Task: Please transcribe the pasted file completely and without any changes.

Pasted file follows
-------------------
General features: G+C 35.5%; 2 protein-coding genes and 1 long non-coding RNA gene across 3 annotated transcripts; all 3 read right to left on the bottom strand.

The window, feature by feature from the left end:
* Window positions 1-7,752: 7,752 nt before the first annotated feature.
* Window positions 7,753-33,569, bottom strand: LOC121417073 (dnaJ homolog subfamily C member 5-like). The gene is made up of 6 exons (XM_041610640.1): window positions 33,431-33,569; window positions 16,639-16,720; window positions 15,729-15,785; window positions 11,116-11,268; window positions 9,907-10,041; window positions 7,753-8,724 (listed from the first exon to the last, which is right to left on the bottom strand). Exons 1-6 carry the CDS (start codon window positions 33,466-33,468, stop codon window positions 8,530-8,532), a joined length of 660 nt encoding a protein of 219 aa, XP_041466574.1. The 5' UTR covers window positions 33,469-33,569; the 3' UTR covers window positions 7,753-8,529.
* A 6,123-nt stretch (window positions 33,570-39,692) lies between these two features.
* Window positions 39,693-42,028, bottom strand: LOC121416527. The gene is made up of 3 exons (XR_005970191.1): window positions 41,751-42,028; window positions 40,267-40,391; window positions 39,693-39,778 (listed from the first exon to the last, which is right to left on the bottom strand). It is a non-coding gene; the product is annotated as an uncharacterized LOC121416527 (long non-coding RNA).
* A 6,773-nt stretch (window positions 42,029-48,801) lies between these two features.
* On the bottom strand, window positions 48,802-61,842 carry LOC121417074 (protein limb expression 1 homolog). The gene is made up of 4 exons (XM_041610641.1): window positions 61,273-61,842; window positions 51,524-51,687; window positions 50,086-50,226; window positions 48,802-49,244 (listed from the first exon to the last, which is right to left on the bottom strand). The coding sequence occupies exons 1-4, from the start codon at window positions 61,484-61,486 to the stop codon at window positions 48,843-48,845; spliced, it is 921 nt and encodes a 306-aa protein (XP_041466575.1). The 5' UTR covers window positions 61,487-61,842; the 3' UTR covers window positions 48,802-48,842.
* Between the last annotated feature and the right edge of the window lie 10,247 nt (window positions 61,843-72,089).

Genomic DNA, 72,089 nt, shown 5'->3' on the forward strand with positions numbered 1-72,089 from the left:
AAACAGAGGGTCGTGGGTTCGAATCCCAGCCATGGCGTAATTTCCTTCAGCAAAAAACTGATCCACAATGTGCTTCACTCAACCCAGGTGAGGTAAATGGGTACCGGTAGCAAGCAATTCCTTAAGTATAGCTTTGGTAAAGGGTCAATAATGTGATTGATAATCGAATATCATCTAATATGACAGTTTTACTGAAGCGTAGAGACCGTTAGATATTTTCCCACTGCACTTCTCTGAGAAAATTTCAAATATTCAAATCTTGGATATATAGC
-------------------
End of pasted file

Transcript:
General features: G+C 35.5%; 2 protein-coding genes and 1 long non-coding RNA gene across 3 annotated transcripts; all 3 read right to left on the bottom strand.

The window, feature by feature from the left end:
* Window positions 1-7,752: 7,752 nt before the first annotated feature.
* Window positions 7,753-33,569, bottom strand: LOC121417073 (dnaJ homolog subfamily C member 5-like). The gene is made up of 6 exons (XM_041610640.1): window positions 33,431-33,569; window positions 16,639-16,720; window positions 15,729-15,785; window positions 11,116-11,268; window positions 9,907-10,041; window positions 7,753-8,724 (listed from the first exon to the last, which is right to left on the bottom strand). Exons 1-6 carry the CDS (start codon window positions 33,466-33,468, stop codon window positions 8,530-8,532), a joined length of 660 nt encoding a protein of 219 aa, XP_041466574.1. The 5' UTR covers window positions 33,469-33,569; the 3' UTR covers window positions 7,753-8,529.
* A 6,123-nt stretch (window positions 33,570-39,692) lies between these two features.
* Window positions 39,693-42,028, bottom strand: LOC121416527. The gene is made up of 3 exons (XR_005970191.1): window positions 41,751-42,028; window positions 40,267-40,391; window positions 39,693-39,778 (listed from the first exon to the last, which is right to left on the bottom strand). It is a non-coding gene; the product is annotated as an uncharacterized LOC121416527 (long non-coding RNA).
* A 6,773-nt stretch (window positions 42,029-48,801) lies between these two features.
* On the bottom strand, window positions 48,802-61,842 carry LOC121417074 (protein limb expression 1 homolog). The gene is made up of 4 exons (XM_041610641.1): window positions 61,273-61,842; window positions 51,524-51,687; window positions 50,086-50,226; window positions 48,802-49,244 (listed from the first exon to the last, which is right to left on the bottom strand). The coding sequence occupies exons 1-4, from the start codon at window positions 61,484-61,486 to the stop codon at window positions 48,843-48,845; spliced, it is 921 nt and encodes a 306-aa protein (XP_041466575.1). The 5' UTR covers window positions 61,487-61,842; the 3' UTR covers window positions 48,802-48,842.
* Between the last annotated feature and the right edge of the window lie 10,247 nt (window positions 61,843-72,089).

Genomic DNA, 72,089 nt, shown 5'->3' on the forward strand with positions numbered 1-72,089 from the left:
AAACAGAGGGTCGTGGGTTCGAATCCCAGCCATGGCGTAATTTCCTTCAGCAAAAAACTGATCCACAATGTGCTTCACTCAACCCAGGTGAGGTAAATGGGTACCGGTAGCAAGCAATTCCTTAAGTATAGCTTTGGTAAAGGGTCAATAATGTGATTGATAATCGAATATCATCTAATATGACAGTTTTACTGAAGCGTAGAGACCGTTAGATATTTTCCCACTGCACTTCTCTGAGAAAATTTCAAATATTCAAATCTTGGATATATAGC